The real difference between a native cloud and a fake cloud CMS is that a genuine cloud CMS is a true multi-tenant service, taking care of itself. There is no longer a need for a system administrator to install, run, update, monitor, create new instances, scale, and secure the CMS.
While some systems claim to be part of the cloud but still need to be installed and maintained, others are available on-demand without any additional work. Even if a vendor offers to provide such maintenance for you, beware. That type of work is time-consuming and error-prone. When you factor in basic human error, mistakes are merely a question of time. In a native cloud system all of this work is done by the system.
In the near future, the requirements for websites will increase dramatically.
More users. More content. More pages. More languages. More campaign management. More microsites. More landing pages, integration with CRM systems, marketing automation tools, and e-commerce software. More more.
Even if the IT department staff is qualified deep inside virtualization technology, it might be questionable if the needed resources are available due to on-going daily operations and other projects. Most IT departments suffer from a lack of resources. However, a common misunderstanding is that by installing a piece of software, a solution comes up that fixes all issues. Sometimes software only adds on to the problem.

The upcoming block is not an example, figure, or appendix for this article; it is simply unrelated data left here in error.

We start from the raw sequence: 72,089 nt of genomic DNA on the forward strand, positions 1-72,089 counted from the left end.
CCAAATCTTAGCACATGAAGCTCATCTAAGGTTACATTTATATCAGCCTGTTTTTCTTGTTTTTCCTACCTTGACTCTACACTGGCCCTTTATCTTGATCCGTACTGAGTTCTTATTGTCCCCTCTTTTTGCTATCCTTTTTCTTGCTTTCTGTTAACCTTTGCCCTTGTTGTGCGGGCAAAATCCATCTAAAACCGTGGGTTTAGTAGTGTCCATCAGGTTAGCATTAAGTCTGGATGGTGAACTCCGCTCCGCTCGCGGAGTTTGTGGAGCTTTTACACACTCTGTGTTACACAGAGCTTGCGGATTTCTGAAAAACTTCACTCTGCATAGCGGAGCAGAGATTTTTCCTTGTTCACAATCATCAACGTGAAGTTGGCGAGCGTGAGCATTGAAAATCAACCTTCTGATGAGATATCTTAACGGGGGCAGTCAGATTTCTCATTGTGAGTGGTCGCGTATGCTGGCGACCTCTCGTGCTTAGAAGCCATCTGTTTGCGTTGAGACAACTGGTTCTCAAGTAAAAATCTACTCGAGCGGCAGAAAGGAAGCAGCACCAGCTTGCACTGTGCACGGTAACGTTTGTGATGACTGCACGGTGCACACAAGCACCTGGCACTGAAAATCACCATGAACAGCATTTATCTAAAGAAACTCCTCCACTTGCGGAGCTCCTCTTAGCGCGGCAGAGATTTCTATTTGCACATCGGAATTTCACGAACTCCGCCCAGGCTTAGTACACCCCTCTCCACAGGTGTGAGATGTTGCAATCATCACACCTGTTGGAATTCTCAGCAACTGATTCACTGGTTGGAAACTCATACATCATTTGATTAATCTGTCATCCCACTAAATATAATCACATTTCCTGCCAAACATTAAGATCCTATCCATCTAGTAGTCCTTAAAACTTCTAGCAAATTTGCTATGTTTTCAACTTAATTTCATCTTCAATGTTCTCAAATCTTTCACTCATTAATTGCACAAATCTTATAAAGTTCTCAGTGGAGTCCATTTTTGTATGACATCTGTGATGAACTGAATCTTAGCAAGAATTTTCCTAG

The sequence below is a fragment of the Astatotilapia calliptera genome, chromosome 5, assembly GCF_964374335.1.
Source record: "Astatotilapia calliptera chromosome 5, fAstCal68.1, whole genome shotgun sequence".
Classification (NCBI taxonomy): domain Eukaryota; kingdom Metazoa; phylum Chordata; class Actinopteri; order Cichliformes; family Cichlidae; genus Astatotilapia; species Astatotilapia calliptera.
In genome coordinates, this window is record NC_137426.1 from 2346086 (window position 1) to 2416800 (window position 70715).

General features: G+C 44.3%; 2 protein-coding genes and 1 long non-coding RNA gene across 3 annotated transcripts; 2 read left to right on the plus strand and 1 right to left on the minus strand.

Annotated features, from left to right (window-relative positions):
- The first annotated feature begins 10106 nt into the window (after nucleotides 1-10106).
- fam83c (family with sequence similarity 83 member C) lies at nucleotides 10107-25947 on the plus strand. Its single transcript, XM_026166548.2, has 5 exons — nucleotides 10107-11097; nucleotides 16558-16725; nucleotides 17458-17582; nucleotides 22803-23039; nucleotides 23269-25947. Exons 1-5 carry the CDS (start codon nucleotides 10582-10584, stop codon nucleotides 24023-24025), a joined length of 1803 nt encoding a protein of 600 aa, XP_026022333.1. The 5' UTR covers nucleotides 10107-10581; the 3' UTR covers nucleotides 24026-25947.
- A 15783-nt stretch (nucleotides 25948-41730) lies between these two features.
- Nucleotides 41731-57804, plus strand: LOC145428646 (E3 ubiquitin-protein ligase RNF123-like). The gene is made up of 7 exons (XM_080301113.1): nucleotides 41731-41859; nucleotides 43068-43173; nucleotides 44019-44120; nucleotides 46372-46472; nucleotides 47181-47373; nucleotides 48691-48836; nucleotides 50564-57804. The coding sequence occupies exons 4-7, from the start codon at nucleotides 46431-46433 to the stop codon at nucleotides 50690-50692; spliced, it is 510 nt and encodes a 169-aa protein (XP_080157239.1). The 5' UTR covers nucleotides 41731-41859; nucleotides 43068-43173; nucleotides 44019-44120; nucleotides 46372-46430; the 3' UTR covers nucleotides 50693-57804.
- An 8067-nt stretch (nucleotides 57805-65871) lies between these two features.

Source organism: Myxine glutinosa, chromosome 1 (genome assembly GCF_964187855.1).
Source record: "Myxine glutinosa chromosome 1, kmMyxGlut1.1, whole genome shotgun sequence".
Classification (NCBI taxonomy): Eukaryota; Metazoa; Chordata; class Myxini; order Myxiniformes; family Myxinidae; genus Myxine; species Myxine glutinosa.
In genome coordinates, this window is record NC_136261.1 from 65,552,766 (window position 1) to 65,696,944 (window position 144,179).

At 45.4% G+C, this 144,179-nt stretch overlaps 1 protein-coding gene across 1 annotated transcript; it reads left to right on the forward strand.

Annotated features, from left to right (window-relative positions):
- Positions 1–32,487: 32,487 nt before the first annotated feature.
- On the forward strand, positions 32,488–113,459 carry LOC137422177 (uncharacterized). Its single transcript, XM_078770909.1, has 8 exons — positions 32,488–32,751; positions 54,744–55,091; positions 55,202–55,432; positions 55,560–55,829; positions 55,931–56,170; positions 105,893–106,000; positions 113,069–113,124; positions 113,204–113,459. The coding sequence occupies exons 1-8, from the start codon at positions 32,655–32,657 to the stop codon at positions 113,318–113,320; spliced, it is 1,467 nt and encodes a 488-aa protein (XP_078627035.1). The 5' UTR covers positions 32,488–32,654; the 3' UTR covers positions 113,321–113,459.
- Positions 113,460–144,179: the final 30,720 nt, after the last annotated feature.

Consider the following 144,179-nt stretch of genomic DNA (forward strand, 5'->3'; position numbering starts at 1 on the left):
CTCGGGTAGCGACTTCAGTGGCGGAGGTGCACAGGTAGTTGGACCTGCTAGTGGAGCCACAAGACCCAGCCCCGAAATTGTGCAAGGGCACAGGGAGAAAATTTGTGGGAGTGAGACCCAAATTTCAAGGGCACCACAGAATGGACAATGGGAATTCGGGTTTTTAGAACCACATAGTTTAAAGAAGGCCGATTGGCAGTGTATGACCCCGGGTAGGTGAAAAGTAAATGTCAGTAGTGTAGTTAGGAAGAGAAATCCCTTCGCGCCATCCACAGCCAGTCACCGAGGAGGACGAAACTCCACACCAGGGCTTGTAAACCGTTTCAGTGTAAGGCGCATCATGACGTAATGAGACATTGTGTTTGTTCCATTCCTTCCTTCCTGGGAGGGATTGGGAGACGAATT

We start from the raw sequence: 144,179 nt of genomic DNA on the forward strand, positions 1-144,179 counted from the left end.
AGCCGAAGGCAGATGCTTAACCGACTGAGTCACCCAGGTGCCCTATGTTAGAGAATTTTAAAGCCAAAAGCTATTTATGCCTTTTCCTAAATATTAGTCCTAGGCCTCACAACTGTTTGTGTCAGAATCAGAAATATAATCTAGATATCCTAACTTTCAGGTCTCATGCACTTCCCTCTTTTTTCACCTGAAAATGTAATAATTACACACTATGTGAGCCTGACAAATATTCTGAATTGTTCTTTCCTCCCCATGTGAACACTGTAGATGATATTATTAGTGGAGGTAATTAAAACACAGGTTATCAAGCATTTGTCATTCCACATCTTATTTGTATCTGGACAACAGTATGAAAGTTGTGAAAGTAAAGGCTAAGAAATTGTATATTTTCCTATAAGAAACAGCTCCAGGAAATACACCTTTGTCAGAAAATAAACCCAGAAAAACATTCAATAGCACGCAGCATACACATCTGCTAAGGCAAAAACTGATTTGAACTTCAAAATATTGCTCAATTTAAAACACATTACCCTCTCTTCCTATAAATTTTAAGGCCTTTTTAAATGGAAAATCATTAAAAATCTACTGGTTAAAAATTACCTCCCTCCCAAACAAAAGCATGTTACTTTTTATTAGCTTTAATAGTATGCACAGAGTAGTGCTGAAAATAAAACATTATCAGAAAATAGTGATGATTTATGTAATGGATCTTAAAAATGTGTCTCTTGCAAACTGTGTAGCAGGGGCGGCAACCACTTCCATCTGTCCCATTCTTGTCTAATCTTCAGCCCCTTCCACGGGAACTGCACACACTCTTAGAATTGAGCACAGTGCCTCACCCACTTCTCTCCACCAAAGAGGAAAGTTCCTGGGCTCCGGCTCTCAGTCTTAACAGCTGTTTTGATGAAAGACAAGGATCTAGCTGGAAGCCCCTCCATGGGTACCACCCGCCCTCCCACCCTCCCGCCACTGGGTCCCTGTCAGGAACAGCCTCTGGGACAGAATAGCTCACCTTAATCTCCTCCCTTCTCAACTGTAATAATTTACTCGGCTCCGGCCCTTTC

A true cloud CMS runs on world-class data centers like Amazon Web Services and is distributed as a multi-tenant application over multiple physical locations called “availability zones”. Most commonly, true cloud CMS software also provides built-in content delivery networks (CDN) like CloudFront in order to further enhance content delivery performance. All data centers of a native cloud CMS are fully redundant, scalable, and monitored constantly 24 hours a day, seven days a week. Uptimes of 99.9% should be expected.
Finally, a native cloud CMS can ensure security and compliance much more effectively than a handcrafted security solution trying to protect a fake cloud CMS on some remote server. Aside from the redundant cloud architecture of a true cloud software, all security aspects are maintained by the vendor, such as firewall, encryption, and permission-based authentication.
Asking the IT department what they think about these questions might not lead to the right answers, because with the “real cloud” the IT loses their operational monopoly while the “fake cloud” keeps IT in the game. Therefore, it is understandable why many IT departments prefer to keep their systems, because they “remain in control.” From a high-level organizational view, a “fake cloud” does not make sense at all. The trend towards “web services” from the “real cloud” will become the standard anyway.